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Work underway on transformation of iconic Yorkshire cinema

Redcar cinema is set to be transformed as work starts on site after plans by GT3 Architects were given the green light.

The Regent Cinema is a beachfront landmark building that has been providing entertainment in Redcar, North Yorkshire, for more than 100 years. Following its closure in 2018, Redcar and Cleveland Borough Council developed a plan to completely reimagine the single screen cinema to provide a brand-new leisure facility with the help of TVCA funding.

The scheme includes three screens - offering 95, 54, and 35 spaces respectively – and a cafe with spectacular views of the North Sea as well as associated facilities. The two-storey building will feature a glass walled foyer, to make the most of the views, as well as glazed terracotta tiles and feature entrance canopy.

The plan also includes the construction of a new sea defence structure from the beach to promenade level.

“The Regent Cinema has been continually reinvented throughout its lifetime and this new incarnation will give it a new lease of life and be of great value to the local community. The building is situated on a prominent seafront location, so we wanted the design to reflect that as well as respond to the monolithic stone, brick, and concrete of the town - but with a contemporary style. The design therefore draws inspiration from the rich history of the site and the art deco style of the existing building – which is due to be demolished following safety issues,” said Suzanne Blair, associate director at GT3.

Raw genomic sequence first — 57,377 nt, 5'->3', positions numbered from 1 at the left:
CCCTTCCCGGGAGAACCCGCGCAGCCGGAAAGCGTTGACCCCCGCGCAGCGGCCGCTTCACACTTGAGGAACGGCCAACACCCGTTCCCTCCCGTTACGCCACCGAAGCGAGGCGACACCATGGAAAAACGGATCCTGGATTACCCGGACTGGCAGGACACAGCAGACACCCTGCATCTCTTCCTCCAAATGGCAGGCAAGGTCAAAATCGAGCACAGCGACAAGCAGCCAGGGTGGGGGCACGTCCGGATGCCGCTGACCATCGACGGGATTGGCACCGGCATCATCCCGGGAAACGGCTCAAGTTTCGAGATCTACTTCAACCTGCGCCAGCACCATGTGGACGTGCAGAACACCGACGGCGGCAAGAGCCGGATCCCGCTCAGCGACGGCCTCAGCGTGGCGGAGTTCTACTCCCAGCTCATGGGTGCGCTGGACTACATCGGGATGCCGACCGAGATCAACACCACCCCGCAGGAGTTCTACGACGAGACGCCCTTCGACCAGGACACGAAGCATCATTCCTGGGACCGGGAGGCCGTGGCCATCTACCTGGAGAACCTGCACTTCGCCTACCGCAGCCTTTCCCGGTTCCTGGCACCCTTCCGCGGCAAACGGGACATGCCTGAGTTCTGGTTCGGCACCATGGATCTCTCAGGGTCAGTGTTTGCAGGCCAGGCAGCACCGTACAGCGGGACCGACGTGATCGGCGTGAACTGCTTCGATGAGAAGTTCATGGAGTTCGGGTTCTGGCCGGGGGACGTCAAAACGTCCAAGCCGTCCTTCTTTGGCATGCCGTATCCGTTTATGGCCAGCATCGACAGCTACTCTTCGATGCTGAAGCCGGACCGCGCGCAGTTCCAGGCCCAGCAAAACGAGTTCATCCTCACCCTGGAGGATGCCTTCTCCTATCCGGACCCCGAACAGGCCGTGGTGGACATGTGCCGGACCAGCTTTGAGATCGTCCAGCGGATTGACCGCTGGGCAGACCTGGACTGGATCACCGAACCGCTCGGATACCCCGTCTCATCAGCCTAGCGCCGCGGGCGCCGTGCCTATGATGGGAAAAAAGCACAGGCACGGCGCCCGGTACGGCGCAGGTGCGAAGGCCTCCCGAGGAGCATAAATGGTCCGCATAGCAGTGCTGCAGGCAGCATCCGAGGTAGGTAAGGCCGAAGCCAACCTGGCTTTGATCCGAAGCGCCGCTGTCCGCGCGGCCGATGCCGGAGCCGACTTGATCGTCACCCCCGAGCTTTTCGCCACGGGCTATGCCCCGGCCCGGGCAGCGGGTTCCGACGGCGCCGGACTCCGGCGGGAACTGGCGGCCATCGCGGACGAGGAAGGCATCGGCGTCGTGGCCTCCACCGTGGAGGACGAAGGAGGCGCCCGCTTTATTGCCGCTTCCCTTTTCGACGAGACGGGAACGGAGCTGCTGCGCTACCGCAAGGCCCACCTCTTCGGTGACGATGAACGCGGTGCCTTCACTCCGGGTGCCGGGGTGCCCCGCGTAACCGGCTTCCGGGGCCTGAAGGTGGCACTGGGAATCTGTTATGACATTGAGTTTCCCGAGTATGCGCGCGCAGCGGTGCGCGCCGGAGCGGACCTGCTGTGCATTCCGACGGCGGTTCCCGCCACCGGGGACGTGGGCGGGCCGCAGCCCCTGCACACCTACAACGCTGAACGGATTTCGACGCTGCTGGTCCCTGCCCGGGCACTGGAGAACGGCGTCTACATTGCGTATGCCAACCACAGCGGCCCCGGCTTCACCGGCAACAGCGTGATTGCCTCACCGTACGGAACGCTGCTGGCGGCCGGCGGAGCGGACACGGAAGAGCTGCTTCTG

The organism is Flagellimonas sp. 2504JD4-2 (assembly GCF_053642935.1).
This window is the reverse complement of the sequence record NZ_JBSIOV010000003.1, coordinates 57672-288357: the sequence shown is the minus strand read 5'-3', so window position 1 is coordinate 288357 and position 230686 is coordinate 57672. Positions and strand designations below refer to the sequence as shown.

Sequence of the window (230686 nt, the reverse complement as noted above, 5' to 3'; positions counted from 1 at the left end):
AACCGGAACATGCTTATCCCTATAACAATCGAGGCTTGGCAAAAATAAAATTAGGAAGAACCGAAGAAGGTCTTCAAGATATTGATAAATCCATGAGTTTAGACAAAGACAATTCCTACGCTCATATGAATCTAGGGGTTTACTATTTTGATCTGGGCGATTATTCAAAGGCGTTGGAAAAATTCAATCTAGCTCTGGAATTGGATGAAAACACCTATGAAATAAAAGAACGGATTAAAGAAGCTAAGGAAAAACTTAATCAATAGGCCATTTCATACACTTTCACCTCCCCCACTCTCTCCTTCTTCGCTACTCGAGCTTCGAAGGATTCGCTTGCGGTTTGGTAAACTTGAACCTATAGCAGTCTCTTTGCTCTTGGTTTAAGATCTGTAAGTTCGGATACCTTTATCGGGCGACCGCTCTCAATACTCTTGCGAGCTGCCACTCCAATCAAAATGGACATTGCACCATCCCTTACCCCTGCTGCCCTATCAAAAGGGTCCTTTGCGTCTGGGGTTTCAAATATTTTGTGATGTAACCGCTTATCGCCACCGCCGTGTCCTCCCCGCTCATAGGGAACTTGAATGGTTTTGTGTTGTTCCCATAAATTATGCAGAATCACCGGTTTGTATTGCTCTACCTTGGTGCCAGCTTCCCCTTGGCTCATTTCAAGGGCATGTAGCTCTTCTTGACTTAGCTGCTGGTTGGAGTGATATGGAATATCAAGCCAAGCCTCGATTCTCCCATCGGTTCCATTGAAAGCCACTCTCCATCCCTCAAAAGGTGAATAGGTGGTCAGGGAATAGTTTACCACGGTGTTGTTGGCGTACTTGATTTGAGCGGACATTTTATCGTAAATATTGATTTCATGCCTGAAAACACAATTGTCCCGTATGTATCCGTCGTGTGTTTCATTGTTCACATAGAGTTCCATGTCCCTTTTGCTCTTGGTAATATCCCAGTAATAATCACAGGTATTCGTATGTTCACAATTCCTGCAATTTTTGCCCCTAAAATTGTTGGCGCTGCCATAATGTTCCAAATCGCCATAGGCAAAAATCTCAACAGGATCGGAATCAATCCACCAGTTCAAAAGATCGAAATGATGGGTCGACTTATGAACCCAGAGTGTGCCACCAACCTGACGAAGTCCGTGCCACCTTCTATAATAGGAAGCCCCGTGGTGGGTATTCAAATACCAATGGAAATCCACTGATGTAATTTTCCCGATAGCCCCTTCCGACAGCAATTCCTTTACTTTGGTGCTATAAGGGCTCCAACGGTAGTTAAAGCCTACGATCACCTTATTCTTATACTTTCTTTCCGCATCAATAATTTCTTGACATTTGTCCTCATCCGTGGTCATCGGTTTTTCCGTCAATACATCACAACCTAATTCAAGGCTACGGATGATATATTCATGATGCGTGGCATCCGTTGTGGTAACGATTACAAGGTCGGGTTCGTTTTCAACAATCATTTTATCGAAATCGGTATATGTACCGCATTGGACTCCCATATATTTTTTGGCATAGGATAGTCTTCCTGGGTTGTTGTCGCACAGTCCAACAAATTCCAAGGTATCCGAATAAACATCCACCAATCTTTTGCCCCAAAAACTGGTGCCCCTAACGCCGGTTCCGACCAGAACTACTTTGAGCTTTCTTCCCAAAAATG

Along with retaining the style and community focus of the building, another key driver for the new Regent Cinema was sustainability. The design will be developed in line with the Redcar and Cleveland Sustainability Charter.

As a result, the fabric of the building is designed to retain heat and aims for a 25 per cent thermal performance improvement above the levels required by Building Regulations. Solar control glazing has been specified for the foyer curtain walling in order to reduce overheating in sunny conditions and minimise the need for active cooling systems.

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